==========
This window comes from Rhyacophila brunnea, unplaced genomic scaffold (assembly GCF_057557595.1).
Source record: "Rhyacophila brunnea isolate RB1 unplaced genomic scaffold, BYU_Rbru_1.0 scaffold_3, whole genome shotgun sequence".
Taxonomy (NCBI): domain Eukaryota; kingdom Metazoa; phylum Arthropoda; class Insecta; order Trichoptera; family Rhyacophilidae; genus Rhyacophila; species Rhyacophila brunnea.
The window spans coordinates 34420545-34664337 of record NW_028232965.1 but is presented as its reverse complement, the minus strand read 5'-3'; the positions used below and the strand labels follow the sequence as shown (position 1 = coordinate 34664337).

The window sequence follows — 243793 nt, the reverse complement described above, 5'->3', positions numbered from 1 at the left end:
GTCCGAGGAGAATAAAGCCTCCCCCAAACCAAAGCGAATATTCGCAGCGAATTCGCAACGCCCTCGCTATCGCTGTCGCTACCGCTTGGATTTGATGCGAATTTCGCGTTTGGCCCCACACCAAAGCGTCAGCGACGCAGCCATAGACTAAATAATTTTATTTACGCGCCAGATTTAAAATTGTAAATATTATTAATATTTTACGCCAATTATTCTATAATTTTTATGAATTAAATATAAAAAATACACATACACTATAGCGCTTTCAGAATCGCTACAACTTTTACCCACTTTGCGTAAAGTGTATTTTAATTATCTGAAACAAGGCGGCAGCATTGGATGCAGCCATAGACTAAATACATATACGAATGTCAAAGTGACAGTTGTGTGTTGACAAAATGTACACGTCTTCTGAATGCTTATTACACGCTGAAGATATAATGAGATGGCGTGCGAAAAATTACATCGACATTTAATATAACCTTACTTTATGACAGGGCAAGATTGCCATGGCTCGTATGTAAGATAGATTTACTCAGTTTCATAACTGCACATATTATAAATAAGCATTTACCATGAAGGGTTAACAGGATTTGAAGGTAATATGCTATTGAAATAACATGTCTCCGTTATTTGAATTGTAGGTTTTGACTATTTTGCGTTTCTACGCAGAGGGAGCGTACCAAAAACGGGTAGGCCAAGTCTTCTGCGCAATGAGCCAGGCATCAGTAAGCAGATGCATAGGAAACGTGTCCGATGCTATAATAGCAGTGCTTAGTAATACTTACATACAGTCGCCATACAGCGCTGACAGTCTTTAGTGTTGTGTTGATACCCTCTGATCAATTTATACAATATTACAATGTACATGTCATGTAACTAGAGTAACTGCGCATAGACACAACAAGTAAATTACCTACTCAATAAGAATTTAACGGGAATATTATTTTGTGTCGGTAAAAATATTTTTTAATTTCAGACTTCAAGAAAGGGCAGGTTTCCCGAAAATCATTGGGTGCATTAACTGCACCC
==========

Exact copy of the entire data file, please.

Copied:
This window comes from Rhyacophila brunnea, unplaced genomic scaffold (assembly GCF_057557595.1).
Source record: "Rhyacophila brunnea isolate RB1 unplaced genomic scaffold, BYU_Rbru_1.0 scaffold_3, whole genome shotgun sequence".
Taxonomy (NCBI): domain Eukaryota; kingdom Metazoa; phylum Arthropoda; class Insecta; order Trichoptera; family Rhyacophilidae; genus Rhyacophila; species Rhyacophila brunnea.
The window spans coordinates 34420545-34664337 of record NW_028232965.1 but is presented as its reverse complement, the minus strand read 5'-3'; the positions used below and the strand labels follow the sequence as shown (position 1 = coordinate 34664337).

The window sequence follows — 243793 nt, the reverse complement described above, 5'->3', positions numbered from 1 at the left end:
GTCCGAGGAGAATAAAGCCTCCCCCAAACCAAAGCGAATATTCGCAGCGAATTCGCAACGCCCTCGCTATCGCTGTCGCTACCGCTTGGATTTGATGCGAATTTCGCGTTTGGCCCCACACCAAAGCGTCAGCGACGCAGCCATAGACTAAATAATTTTATTTACGCGCCAGATTTAAAATTGTAAATATTATTAATATTTTACGCCAATTATTCTATAATTTTTATGAATTAAATATAAAAAATACACATACACTATAGCGCTTTCAGAATCGCTACAACTTTTACCCACTTTGCGTAAAGTGTATTTTAATTATCTGAAACAAGGCGGCAGCATTGGATGCAGCCATAGACTAAATACATATACGAATGTCAAAGTGACAGTTGTGTGTTGACAAAATGTACACGTCTTCTGAATGCTTATTACACGCTGAAGATATAATGAGATGGCGTGCGAAAAATTACATCGACATTTAATATAACCTTACTTTATGACAGGGCAAGATTGCCATGGCTCGTATGTAAGATAGATTTACTCAGTTTCATAACTGCACATATTATAAATAAGCATTTACCATGAAGGGTTAACAGGATTTGAAGGTAATATGCTATTGAAATAACATGTCTCCGTTATTTGAATTGTAGGTTTTGACTATTTTGCGTTTCTACGCAGAGGGAGCGTACCAAAAACGGGTAGGCCAAGTCTTCTGCGCAATGAGCCAGGCATCAGTAAGCAGATGCATAGGAAACGTGTCCGATGCTATAATAGCAGTGCTTAGTAATACTTACATACAGTCGCCATACAGCGCTGACAGTCTTTAGTGTTGTGTTGATACCCTCTGATCAATTTATACAATATTACAATGTACATGTCATGTAACTAGAGTAACTGCGCATAGACACAACAAGTAAATTACCTACTCAATAAGAATTTAACGGGAATATTATTTTGTGTCGGTAAAAATATTTTTTAATTTCAGACTTCAAGAAAGGGCAGGTTTCCCGAAAATCATTGGGTGCATTAACTGCACCC